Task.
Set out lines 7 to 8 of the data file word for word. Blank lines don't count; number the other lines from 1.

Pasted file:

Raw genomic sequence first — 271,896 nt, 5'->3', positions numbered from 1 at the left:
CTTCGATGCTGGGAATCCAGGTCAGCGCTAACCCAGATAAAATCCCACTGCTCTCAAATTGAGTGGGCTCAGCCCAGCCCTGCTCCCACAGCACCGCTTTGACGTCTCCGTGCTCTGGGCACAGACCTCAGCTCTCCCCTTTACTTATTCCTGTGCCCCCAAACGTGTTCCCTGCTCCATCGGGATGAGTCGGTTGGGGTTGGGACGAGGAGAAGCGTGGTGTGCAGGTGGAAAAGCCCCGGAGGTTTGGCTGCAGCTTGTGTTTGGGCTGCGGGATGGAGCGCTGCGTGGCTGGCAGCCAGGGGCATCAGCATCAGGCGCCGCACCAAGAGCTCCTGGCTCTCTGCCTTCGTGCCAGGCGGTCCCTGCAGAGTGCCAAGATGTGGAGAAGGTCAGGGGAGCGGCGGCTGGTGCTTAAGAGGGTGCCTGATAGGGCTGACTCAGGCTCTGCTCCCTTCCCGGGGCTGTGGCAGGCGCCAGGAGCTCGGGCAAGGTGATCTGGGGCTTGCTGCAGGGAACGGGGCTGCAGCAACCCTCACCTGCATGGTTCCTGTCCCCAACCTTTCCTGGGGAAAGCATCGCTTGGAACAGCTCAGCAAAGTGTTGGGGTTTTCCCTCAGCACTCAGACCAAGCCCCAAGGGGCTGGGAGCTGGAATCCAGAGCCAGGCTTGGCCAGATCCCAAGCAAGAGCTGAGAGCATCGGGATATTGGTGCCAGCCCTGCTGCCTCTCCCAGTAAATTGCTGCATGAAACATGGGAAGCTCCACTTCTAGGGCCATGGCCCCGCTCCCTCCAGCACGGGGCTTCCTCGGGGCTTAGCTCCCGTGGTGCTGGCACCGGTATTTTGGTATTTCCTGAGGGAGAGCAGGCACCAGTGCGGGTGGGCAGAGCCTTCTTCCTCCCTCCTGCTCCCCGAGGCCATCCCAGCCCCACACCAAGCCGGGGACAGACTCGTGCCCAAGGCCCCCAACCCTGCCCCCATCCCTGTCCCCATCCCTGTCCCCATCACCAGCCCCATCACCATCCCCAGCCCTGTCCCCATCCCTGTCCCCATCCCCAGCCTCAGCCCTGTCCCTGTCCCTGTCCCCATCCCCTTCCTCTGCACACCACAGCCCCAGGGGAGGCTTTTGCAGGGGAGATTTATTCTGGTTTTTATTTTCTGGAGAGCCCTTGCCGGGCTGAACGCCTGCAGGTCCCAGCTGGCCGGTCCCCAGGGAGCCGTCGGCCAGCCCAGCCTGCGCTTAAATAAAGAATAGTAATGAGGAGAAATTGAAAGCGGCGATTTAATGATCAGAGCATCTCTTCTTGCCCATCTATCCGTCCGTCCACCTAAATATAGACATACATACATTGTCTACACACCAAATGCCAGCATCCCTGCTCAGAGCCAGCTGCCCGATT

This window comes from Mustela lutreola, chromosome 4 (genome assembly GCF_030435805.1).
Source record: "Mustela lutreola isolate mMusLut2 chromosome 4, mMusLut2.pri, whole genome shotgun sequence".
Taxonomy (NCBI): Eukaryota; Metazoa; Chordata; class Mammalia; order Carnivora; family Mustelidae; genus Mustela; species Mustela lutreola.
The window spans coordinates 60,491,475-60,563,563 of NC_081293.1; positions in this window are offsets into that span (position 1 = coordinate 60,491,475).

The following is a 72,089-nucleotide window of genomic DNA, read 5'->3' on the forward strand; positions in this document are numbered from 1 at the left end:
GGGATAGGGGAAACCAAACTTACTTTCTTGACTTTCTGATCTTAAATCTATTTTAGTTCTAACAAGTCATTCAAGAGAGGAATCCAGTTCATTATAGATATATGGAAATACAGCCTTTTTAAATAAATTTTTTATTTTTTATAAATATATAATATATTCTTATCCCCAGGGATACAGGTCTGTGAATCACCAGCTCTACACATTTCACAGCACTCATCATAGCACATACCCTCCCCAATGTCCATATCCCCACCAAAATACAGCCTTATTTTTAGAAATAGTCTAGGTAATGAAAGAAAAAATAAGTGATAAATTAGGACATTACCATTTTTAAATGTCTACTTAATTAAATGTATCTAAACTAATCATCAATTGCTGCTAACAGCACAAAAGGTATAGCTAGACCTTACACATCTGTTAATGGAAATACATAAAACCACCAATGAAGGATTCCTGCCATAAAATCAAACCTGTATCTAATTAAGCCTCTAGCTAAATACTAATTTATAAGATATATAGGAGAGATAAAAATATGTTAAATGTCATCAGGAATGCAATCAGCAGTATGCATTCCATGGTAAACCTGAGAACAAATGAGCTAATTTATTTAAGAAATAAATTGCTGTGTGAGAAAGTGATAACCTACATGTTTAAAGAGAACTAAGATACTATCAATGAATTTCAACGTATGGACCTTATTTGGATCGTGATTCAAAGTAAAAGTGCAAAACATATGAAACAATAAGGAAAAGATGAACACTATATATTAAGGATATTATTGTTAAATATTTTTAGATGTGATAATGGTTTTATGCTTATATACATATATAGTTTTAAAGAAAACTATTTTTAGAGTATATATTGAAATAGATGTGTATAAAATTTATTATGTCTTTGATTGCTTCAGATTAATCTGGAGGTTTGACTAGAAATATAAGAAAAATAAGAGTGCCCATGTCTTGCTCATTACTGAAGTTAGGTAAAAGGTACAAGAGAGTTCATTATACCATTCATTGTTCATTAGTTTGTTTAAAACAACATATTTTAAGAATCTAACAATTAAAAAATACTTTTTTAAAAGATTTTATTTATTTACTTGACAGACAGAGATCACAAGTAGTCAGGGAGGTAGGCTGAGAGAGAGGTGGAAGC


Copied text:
The following is a 72,089-nucleotide window of genomic DNA, read 5'->3' on the forward strand; positions in this document are numbered from 1 at the left end:
GGGATAGGGGAAACCAAACTTACTTTCTTGACTTTCTGATCTTAAATCTATTTTAGTTCTAACAAGTCATTCAAGAGAGGAATCCAGTTCATTATAGATATATGGAAATACAGCCTTTTTAAATAAATTTTTTATTTTTTATAAATATATAATATATTCTTATCCCCAGGGATACAGGTCTGTGAATCACCAGCTCTACACATTTCACAGCACTCATCATAGCACATACCCTCCCCAATGTCCATATCCCCACCAAAATACAGCCTTATTTTTAGAAATAGTCTAGGTAATGAAAGAAAAAATAAGTGATAAATTAGGACATTACCATTTTTAAATGTCTACTTAATTAAATGTATCTAAACTAATCATCAATTGCTGCTAACAGCACAAAAGGTATAGCTAGACCTTACACATCTGTTAATGGAAATACATAAAACCACCAATGAAGGATTCCTGCCATAAAATCAAACCTGTATCTAATTAAGCCTCTAGCTAAATACTAATTTATAAGATATATAGGAGAGATAAAAATATGTTAAATGTCATCAGGAATGCAATCAGCAGTATGCATTCCATGGTAAACCTGAGAACAAATGAGCTAATTTATTTAAGAAATAAATTGCTGTGTGAGAAAGTGATAACCTACATGTTTAAAGAGAACTAAGATACTATCAATGAATTTCAACGTATGGACCTTATTTGGATCGTGATTCAAAGTAAAAGTGCAAAACATATGAAACAATAAGGAAAAGATGAACACTATATATTAAGGATATTATTGTTAAATATTTTTAGATGTGATAATGGTTTTATGCTTATATACATATATAGTTTTAAAGAAAACTATTTTTAGAGTATATATTGAAATAGATGTGTATAAAATTTATTATGTCTTTGATTGCTTCAGATTAATCTGGAGGTTTGACTAGAAATATAAGAAAAATAAGAGTGCCCATGTCTTGCTCATTACTGAAGTTAGGTAAAAGGTACAAGAGAGTTCATTATACCATTCATTGTTCATTAGTTTGTTTAAAACAACATATTTTAAGAATCTAACAATTAAAAAATACTTTTTTAAAAGATTTTATTTATTTACTTGACAGACAGAGATCACAAGTAGTCAGGGAGGTAGGCTGAGAGAGAGGTGGAAGC